An anonymous emeritus professor at a large state university observed, “I see no signs that governments, as presently oriented and influenced, will even attempt to limit the harms that result from a connected Internet of Things. … Catastrophic failures will occur, and our responses will be inadequate, in part because a population that has become dependent upon this network will not be willing to shut it down.”
An anonymous respondent commented, “Governments won’t be able to do anything as long as they remain willfully ignorant about how these systems work, and they continue to attack security researchers, encryption manufacturers, etc. If they actually worked to create knowledgeable groups within government about technology/networks they might be able to create some headway by requiring security audits and strongly encouraging (or even requiring) FOSS software on network-critical points that might be able to interrupt some attacks. Technologists would need to critically assess what is going on, instead of assuming that there will be some sort of technological breakthrough (quantum computing for example) that will wave a magic wand to fix everything. Air gapping is possible but would require a complete reversal of the present course. This simply won’t happen in 99%+ of situations.”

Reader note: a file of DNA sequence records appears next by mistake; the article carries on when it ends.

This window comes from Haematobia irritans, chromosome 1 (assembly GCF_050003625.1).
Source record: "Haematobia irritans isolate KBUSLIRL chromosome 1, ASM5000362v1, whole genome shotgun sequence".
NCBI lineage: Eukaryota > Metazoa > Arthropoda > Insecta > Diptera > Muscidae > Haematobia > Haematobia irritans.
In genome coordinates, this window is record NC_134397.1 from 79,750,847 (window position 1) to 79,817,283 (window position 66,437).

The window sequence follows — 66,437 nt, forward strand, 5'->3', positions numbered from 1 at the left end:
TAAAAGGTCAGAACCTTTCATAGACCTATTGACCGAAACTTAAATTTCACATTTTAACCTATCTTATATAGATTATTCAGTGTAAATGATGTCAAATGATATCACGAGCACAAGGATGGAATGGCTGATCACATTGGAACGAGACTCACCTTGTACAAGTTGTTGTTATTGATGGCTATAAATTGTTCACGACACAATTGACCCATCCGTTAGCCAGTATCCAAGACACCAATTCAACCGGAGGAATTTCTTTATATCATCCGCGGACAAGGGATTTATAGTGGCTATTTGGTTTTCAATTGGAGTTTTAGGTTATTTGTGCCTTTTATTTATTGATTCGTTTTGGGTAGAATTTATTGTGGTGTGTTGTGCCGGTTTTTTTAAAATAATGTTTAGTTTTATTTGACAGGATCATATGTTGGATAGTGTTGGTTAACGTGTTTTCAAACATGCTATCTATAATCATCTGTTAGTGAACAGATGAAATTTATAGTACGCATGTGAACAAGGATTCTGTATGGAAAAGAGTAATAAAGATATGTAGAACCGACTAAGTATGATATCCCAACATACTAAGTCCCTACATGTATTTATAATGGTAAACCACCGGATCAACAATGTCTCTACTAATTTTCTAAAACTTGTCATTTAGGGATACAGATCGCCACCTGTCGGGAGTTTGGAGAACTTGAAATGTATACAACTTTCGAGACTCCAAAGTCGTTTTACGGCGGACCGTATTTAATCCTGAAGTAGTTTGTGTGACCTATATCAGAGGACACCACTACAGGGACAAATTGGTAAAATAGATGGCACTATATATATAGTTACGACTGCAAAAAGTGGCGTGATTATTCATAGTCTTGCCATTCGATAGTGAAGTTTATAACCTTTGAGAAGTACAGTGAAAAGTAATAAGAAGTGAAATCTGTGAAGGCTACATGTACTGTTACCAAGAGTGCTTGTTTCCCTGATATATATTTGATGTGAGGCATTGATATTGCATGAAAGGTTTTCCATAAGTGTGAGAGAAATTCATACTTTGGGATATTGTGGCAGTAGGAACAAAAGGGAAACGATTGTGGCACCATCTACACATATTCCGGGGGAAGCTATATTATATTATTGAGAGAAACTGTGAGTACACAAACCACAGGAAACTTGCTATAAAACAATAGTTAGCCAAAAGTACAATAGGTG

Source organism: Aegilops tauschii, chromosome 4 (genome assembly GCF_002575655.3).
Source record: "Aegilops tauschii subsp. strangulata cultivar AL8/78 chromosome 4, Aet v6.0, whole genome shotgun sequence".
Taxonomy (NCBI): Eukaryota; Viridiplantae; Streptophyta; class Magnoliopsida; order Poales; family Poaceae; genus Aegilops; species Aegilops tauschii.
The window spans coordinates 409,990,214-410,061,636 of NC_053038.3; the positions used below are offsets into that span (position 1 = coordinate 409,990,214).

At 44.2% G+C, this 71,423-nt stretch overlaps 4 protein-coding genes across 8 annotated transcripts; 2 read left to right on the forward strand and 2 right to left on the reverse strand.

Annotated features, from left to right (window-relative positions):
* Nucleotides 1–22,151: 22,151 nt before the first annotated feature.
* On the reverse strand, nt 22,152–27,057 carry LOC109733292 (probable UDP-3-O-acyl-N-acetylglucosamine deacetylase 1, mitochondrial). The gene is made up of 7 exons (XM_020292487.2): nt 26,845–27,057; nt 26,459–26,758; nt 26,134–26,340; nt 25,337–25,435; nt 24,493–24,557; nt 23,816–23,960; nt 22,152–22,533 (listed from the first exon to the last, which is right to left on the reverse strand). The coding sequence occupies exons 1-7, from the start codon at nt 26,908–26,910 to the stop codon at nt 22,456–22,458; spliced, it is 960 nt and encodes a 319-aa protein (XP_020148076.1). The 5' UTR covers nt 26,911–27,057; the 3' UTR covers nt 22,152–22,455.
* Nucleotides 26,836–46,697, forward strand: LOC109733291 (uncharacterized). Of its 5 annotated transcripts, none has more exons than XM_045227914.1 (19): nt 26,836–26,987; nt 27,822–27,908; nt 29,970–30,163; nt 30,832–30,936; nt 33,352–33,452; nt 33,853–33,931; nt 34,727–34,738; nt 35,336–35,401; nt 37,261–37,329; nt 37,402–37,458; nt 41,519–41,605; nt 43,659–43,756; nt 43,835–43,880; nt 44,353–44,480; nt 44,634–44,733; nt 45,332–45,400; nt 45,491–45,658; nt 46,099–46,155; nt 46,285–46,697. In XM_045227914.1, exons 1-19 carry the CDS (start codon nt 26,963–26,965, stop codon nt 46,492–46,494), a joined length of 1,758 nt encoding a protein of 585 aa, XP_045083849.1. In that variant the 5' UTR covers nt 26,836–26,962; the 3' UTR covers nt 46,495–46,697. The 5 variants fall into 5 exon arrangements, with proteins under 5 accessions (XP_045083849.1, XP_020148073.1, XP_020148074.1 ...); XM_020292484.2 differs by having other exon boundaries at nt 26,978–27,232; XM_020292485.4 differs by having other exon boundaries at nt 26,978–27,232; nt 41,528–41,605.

George McKee, a retired research scientist who began online in 1974, replied, “Governments will be compelled to step in with regulations regarding ‘fail-safe’ modes and for ‘living will’ provisions for security updates and continued operation of backend systems supporting internet-connected devices. This is unfortunately likely to happen only after serious injuries and lost lives occur.”